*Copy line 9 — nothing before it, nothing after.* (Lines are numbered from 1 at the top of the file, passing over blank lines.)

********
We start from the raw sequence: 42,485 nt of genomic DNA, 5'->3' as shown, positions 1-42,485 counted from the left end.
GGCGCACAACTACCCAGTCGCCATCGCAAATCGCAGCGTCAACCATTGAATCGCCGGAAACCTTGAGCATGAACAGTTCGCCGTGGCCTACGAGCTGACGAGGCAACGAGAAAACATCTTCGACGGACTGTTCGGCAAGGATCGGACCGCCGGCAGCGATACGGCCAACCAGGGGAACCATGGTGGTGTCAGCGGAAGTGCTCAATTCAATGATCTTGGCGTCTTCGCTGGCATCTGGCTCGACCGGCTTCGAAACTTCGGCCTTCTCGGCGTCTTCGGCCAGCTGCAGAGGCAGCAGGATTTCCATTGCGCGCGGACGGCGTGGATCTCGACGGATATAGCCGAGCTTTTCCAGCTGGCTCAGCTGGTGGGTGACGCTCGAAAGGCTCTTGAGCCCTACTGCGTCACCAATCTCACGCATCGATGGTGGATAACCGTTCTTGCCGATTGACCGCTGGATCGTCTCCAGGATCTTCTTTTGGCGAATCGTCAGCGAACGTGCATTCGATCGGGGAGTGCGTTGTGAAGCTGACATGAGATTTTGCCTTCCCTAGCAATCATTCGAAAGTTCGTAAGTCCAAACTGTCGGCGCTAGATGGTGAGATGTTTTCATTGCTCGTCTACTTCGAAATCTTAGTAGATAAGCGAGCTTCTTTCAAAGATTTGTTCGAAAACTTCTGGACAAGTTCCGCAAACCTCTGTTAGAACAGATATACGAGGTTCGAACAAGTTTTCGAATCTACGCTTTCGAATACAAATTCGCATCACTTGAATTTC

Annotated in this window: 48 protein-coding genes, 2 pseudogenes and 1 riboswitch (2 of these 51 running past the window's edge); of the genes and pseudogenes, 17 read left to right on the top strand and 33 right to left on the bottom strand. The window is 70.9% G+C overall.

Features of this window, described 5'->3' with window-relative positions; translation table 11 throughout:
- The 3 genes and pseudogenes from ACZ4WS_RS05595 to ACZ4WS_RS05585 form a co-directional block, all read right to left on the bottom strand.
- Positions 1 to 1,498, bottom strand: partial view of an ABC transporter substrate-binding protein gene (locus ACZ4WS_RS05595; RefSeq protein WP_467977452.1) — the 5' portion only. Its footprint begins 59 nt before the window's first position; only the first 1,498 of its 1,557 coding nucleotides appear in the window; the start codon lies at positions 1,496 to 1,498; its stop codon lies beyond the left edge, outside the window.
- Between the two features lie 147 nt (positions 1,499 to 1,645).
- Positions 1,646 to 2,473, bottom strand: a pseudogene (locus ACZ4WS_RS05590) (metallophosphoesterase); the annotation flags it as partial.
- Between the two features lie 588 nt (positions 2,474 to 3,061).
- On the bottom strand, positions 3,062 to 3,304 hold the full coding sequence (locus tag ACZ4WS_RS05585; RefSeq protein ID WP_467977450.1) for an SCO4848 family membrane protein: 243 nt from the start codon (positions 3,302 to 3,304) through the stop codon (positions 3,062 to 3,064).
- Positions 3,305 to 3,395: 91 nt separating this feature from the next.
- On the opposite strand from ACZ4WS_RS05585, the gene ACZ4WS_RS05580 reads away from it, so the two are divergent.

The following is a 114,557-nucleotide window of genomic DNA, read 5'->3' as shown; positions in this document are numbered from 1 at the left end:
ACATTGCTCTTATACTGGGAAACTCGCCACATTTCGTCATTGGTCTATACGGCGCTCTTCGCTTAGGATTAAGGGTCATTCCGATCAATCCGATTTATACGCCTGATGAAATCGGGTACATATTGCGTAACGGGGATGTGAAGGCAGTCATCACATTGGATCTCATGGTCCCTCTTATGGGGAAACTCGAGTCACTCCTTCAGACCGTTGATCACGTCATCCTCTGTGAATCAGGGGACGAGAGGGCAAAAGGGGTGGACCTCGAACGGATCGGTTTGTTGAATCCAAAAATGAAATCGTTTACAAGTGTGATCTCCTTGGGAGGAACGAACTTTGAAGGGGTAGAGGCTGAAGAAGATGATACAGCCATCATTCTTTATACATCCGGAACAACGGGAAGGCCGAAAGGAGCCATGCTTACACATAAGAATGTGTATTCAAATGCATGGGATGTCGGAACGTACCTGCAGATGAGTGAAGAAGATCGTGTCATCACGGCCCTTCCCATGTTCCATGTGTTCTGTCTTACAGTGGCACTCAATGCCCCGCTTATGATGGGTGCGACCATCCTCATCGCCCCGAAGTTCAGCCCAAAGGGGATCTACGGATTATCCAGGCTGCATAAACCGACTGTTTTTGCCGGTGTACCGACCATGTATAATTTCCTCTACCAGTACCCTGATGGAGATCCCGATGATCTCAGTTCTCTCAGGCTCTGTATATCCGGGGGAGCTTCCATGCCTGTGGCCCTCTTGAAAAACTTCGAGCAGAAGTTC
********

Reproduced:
- Between the two features lie 588 nt (positions 2,474 to 3,061).